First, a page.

Every first week of February, while the law society staff are polishing the roll of non-compliant attorneys, the Chief Justice and his charges are preparing for the opening of the legal year.
It’s a grand occasion not unlike Prince William’s wedding. I cannot remember if the soldiers bring their white horses but I know they bring their feathered helmets, guns and bayonets. The occasion is graced by the first citizen, chiefs, ministers and just about any other pretender to high office. Beneath a snowy horsehair-wig, His Lordship reminds the nation of the Jurassic backlog of cases clogging the judicial pipework and how the plumbers are at work to address the situation. It is nothing new. Just last year’s speech entered through another door. It is made to a throng of sleepy attorneys, confounded clergy, dejected magistrates and fatigued, well dressed High court staff and it is forgotten by the lunch hour, if not before. When I joined the profession, lawyers would wake up to an impressive array of spirits at state expense. One day, some members of the LLB class of 2001 exceeded the prescribed limit and were seen parading the High Court grounds some wearing Barbara Mogae’s VIP name tag. Someone decided that no University of Botswana (UB) student would ever be happy at state expense.
Senior lawyers generally disregard the event. It has become pretty routine unless you are going to support the Law Society president in his yearly mock charge over the appointment of judges. The justice system ill-deserves the romp and pomp. Beneath the grandeur is a pitiable state of affairs. A former Police Commissioner once remarked that the system had collapsed. He wasn’t far from the truth. Hardly anything moves.
It is not entirely the judges’ fault. That is not to say that some are not to blame. And I do not suggest that as the bar, we are in the clear. I merely say that if you have a case registered today, you can as well hope for a hearing date after mid next year. If you haven’t been delivered from bad luck, your judge may just be decommissioned for misconduct in which case the system effectively consigns you to the archives.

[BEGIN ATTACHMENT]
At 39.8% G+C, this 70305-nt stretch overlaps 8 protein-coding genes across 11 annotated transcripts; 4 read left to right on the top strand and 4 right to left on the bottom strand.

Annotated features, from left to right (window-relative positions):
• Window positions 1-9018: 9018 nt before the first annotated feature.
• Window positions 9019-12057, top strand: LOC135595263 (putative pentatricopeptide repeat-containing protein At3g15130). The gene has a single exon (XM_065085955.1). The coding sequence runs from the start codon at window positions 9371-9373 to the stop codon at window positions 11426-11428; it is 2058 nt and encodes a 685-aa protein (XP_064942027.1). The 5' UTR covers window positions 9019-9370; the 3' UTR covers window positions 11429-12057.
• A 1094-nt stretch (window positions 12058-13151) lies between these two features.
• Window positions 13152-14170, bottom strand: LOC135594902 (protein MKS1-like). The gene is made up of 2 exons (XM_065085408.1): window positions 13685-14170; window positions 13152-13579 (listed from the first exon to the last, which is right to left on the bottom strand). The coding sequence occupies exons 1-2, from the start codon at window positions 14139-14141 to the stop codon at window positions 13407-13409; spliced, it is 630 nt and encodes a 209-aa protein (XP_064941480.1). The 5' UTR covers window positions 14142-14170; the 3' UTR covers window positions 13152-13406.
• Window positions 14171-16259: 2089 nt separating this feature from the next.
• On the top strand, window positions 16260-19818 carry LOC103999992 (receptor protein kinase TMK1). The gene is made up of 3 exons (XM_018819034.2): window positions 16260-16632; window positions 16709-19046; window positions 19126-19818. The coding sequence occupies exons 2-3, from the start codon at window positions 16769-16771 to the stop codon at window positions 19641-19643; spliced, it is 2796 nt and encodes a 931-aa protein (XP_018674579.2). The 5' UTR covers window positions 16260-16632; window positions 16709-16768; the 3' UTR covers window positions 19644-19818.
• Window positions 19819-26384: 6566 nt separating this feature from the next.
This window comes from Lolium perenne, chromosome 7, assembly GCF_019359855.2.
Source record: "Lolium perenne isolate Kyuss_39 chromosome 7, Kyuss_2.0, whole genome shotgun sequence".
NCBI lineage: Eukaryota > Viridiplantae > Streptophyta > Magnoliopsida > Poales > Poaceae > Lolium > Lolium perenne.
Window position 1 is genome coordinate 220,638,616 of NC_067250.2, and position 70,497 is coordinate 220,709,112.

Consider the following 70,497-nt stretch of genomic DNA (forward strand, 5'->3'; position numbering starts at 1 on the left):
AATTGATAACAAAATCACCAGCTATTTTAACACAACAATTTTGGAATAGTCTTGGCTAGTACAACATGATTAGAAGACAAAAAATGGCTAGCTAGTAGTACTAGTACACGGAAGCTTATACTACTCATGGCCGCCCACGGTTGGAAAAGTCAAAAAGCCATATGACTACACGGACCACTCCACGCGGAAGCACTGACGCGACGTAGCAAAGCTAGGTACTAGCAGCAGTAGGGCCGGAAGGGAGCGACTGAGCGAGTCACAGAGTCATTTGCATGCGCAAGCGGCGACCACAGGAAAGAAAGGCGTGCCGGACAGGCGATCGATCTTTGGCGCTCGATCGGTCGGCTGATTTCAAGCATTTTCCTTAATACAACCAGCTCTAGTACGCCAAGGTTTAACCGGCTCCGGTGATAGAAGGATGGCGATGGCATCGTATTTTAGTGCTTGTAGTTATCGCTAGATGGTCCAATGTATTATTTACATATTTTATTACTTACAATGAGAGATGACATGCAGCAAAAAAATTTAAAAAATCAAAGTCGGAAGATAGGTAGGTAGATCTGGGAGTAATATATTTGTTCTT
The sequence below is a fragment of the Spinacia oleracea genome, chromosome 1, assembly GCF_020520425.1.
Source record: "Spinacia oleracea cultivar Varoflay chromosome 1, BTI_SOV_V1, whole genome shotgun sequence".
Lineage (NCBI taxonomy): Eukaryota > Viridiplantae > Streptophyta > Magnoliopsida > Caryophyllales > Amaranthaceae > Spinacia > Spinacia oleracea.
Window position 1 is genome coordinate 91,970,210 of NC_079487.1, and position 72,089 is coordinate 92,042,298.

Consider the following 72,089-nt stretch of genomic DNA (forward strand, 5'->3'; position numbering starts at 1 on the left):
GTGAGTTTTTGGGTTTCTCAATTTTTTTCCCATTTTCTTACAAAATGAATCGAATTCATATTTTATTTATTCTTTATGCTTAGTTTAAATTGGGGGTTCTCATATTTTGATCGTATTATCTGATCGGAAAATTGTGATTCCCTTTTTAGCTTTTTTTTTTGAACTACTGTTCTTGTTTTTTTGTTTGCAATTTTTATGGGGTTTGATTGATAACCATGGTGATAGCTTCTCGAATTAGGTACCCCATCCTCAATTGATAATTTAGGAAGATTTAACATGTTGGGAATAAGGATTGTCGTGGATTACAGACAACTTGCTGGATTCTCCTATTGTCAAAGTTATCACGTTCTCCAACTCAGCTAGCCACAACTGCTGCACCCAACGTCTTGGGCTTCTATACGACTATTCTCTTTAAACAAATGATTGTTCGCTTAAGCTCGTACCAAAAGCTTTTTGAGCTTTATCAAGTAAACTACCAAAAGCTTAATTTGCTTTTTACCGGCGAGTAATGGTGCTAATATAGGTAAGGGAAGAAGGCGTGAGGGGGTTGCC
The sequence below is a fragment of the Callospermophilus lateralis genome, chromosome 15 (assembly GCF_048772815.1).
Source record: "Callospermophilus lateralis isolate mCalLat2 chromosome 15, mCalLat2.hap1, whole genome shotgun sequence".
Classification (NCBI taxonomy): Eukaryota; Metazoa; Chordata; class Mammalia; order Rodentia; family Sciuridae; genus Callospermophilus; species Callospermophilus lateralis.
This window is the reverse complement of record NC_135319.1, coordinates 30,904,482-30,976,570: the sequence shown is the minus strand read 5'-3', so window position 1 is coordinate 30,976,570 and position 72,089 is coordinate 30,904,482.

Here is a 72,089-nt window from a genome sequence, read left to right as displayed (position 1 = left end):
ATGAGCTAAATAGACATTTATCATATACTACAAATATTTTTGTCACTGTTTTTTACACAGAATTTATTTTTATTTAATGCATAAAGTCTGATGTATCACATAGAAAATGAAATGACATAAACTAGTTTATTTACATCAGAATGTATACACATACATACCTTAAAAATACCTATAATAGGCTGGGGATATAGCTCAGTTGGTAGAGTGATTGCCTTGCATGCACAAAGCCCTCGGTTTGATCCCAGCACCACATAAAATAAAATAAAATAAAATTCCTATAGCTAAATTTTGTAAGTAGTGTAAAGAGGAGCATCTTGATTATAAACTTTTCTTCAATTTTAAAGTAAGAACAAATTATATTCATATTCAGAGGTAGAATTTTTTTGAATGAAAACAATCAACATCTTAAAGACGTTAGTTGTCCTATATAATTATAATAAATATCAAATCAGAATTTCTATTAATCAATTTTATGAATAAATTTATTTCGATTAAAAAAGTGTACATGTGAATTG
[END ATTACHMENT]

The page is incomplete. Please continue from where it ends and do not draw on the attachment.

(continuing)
Many judges work very hard. Many magistrates too. Like everyone, they have only so many weeks in a year. Forget the ornamental claims that garnish court entrances about turnaround times. It is all empty rhetoric. Of course, they won’t admit it. They may even be incensed that I said it. It’s the judiciary that said that “justice is not a cloistered virtue” and that “the path of criticism is a public way”. I tender no apology. The justice system has run out of ideas on how to deal with the backlog. Judges and magistrates diaries go as far
I do not mean to pick on the High Court and Magistrates. They enroll cases fairly quickly, often within weeks. At the Industrial court (the Gaborone division) cases are enrolled well after two or three years of registration. By that time, you are contemplating genocide. Once the case has been roll called, however, progress is fairly good with the Industrial Court. Much better than their counterparts in Santa Claus gear.
It’s a different case with the customary courts. The chief knows your mother and your father. He may even be your distant uncle. There is no clap-trap about you being the breadwinner for imaginary orphans and having to round up stray cattle because your father is partially blind. You are arraigned at three o’ clock and you are safely in the slammer at five thirty. Literally. When I was a prosecutor Attorney Rantao and I did a case concerning the theft of a donkey someplace. His client’s lunch was interrupted by a call to the kgotla to answer to what he considered to be a civil dispute over a donkey. His dinner was at state expense.
Then you have the DPP’s office. Even as the justice system groans beneath the caseload, the prosecution office and its auxiliary, the BPS, are funneling everything into it. Sit in any magistrate’s court on any morning and you will understand. The poor magistrates deal with anything from murder to use of insulting language.
We need, as a matter of urgency, to develop a comprehensive framework for alternative dispute resolution, plea bargaining and alternative sentencing. The judiciary, in particular, cannot handle anything and everything. But before we go there, all criminal three years or older, registered and unregistered, involving non-serious crimes should be flushed out of the pipework except where responsibility for delay can be placed on the accused. The perception that the DPP must necessarily prosecute every complaint must fall. The current situation cannot be solved solely by hiring more judges and magistrates. A decisive approach is necessary. Alternatively, we can hive off three quarters of the judicial case-load to the customary courts. The load would have vanished by next week with a library of cryptic records to show and a fully reversible, 100% conviction rate.